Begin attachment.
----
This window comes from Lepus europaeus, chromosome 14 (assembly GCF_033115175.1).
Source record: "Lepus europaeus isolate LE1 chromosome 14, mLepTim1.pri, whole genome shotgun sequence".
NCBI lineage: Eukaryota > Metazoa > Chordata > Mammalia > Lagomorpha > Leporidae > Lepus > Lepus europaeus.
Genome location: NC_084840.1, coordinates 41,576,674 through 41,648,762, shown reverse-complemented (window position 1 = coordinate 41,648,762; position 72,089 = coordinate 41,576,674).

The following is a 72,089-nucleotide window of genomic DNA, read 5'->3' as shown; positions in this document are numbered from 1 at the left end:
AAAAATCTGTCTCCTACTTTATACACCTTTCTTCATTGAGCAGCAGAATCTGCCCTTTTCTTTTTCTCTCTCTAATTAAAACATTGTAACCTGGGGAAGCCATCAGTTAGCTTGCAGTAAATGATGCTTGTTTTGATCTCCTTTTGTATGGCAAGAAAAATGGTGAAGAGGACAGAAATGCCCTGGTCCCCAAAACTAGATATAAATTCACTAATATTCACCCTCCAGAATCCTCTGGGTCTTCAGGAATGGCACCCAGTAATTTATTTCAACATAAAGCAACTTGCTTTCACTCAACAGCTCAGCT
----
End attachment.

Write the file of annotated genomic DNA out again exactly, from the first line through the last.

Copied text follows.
This window comes from Lepus europaeus, chromosome 14 (assembly GCF_033115175.1).
Source record: "Lepus europaeus isolate LE1 chromosome 14, mLepTim1.pri, whole genome shotgun sequence".
NCBI lineage: Eukaryota > Metazoa > Chordata > Mammalia > Lagomorpha > Leporidae > Lepus > Lepus europaeus.
Genome location: NC_084840.1, coordinates 41,576,674 through 41,648,762, shown reverse-complemented (window position 1 = coordinate 41,648,762; position 72,089 = coordinate 41,576,674).

The following is a 72,089-nucleotide window of genomic DNA, read 5'->3' as shown; positions in this document are numbered from 1 at the left end:
AAAAATCTGTCTCCTACTTTATACACCTTTCTTCATTGAGCAGCAGAATCTGCCCTTTTCTTTTTCTCTCTCTAATTAAAACATTGTAACCTGGGGAAGCCATCAGTTAGCTTGCAGTAAATGATGCTTGTTTTGATCTCCTTTTGTATGGCAAGAAAAATGGTGAAGAGGACAGAAATGCCCTGGTCCCCAAAACTAGATATAAATTCACTAATATTCACCCTCCAGAATCCTCTGGGTCTTCAGGAATGGCACCCAGTAATTTATTTCAACATAAAGCAACTTGCTTTCACTCAACAGCTCAGCT